FEATURED IN TRAINING
This morning was my annual visit to the range to do my HR 218 qualifications. As I headed out west, I thought about qualifications--my own, and the kind that I was about to do. Over 29 years you see a variety of philosophies in qualifications, experience a number of different courses of fire, and see a wide variety of cop's reactions to being on the line.
Back when dinosaurs roamed the earth, almost everyone qualified on a modification of the NRA Practical Police Combat (PPC) Course. It wasn't practical, it had nothing to do with combat, but at least by 1975 in Florida it had evolved to two-handed isosceles positions. Not too long before, police training and qualification had still been one-handed target style shooting. The 1970s were a watershed in law enforcement. The rulings of the Warren Court had substantially changed how investigative aspects of the job were handled, and the violence of the latter 60s and early 70s brought about an immense response in actual tactical concepts being introduced. By the 1980s, agencies of all sizes were incorporating these concepts into their training. Officer survival had entered the parlance and was a serious subject.
Firearms training continued to advance, the isosceles position began to find competition from the Weaver position, and officers found themselves being trained to move and fire--forwards and laterally. The concepts of cover and concealment, long recognized in the military, began to be imported into the police world.
Qualifications began to reflect these new concepts. Agencies varied in their courses--some opted for "easier" courses of fire that were, in reality, simpler but not especially easier. Others adopted tough courses of fire, putting their officers under the psychological stressor of possible failure and removal from the job. Some included strings of fire from the one and three yard lines; others continued to shoot out to 25 yards. Movement was introduced; put a pistol in my hand and tell me to walk forward and shoot; my feet will do the shuffle to avoid tripping, as I was taught over 20 years ago.
Then there were "innovative" introductions. Night firing and qualifications. No one ever thought of that when most of us dinosaurs were working shifts. Shotgun qualifications--another concept that had been overlooked, despite it being the most powerful firearm in terminal ballistics in the police arsenal. Shooting from seated positions, to help address the number of incidents where an officer was trapped in the patrol car and needed to bring deadly force to bear.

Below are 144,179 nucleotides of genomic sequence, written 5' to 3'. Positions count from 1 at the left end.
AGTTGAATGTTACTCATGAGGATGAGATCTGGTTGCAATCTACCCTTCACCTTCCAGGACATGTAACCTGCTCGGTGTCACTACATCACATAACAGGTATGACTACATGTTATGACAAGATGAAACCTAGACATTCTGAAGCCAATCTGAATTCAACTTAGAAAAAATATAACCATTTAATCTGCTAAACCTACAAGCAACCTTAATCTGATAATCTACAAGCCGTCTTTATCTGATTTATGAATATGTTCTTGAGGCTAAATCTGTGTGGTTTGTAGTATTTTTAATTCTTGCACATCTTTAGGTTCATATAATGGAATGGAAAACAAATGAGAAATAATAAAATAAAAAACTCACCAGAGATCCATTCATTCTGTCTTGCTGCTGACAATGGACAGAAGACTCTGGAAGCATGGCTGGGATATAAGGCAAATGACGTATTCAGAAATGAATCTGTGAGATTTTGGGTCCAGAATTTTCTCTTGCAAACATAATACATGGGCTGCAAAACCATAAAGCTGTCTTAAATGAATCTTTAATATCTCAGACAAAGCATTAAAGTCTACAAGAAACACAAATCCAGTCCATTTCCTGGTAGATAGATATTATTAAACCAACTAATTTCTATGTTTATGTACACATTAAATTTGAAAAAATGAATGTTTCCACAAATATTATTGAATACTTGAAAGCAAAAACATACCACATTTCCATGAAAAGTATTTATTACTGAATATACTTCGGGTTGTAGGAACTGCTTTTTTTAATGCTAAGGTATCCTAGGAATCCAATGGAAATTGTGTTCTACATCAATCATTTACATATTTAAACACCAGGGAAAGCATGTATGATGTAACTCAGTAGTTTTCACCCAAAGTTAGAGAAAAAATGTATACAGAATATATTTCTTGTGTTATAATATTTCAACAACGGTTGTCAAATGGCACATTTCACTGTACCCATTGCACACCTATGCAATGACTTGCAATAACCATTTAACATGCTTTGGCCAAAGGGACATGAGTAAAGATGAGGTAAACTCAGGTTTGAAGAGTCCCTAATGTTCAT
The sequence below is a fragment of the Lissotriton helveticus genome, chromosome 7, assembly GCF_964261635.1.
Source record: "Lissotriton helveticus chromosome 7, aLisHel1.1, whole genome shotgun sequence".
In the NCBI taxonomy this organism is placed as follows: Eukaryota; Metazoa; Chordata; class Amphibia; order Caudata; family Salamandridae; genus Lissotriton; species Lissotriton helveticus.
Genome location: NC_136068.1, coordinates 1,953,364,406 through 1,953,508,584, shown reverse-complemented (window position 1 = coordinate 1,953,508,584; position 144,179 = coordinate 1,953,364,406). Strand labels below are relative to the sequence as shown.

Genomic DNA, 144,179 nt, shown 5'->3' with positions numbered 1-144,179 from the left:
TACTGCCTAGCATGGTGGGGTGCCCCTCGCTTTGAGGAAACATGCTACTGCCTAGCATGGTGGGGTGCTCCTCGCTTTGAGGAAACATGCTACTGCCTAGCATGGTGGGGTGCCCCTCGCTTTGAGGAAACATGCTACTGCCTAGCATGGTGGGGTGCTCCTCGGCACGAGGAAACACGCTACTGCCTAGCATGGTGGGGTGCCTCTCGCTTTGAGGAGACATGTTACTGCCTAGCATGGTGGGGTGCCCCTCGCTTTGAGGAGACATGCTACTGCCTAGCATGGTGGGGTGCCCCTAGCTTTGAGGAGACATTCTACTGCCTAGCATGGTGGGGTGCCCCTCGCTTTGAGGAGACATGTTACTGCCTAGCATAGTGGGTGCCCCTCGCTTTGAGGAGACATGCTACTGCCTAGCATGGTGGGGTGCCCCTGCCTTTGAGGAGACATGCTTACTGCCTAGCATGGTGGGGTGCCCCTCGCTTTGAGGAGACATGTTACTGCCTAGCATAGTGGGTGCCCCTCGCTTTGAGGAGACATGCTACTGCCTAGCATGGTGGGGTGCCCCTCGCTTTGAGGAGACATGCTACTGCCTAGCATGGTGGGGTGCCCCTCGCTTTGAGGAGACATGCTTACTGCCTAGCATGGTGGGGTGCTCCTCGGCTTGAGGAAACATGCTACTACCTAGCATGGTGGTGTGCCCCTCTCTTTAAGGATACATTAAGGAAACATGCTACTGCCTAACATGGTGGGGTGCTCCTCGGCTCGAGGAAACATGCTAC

Innovation in qualification especially flowed from larger agencies. One south Florida agency is known for varying its qualification course every time an officer appears for the six month shoot. One time it will be the department's formal qualification program, a 36 shot course between three and 15 yards. The next time the officers will be directed to the firing line at seven yards and directed to draw and fire one round--and then be dismissed. Unusual, but also realistic. For every Miami FBI or LAPD North Hollywood shootout, there are hundreds of incidents where the shooting is over in one or two shots.
Now we have seen a return to one-handed techniques. Not to re-embrace the old target shooting training, but to train the officer to be able to shoot if impaired. Along with this has been emphasis on one-handed reloading techniques, and now even weak-hand draws. The latter two may not fit into qualification, but one handed double taps with the right and then left hand have easily been incorporated into courses.
Innovative trainers have realized that neither training nor qualification requires extensive facilities. For many years barricade shooting was conducted around a 2x8, standing vertically. Folding chairs have worked for seated, "in car," shooting positions. Many a move-and-fire course has been laid out, not through an intricate Hogan's Alley, but with old, nasty traffic cones.
HR 218 has played a role in qualifications. In the sunshine state, the Florida Department of Law Enforcement (FDLE), which oversees officer training and certification, had a standard qualification for the police academy, but there was no continuing statewide program. In reflection of HR 218, FDLE adopted a simple qualification program, to be shot by active duty officers every second year. Simplified course? FDLE took the position that it should establish minimum standards, and a simple course, and let the several hundred police agencies in the state determine the appropriate qualification standard for their agency, based upon their community and agency needs.
Where does leave the common cop? A lot depends on both the firearms staff and the agency policy. If the agency uses qualification as a purely pass/fail program, and relegates an officer who fails to qualify to the rubber gun squad or worse, it places an unnaturally high level of stress on the officer. But if the agency uses qualification not only as a "standard for service," but also to establish needs for remediation and takes the remediation seriously, it should relax the cops on the line and allow a more natural approach to the program.
As a brontosaurus, I can look back to the old days and then to today, and see the tremendous strides that have been made. In less than two generations, firearms training and qualification have come from a necessary evil, often just, literally, a play day, to part of the job designed to help ensure an officer goes home at the end of shift. We've come a long way and, hopefully, will continue to trudge in the same direction.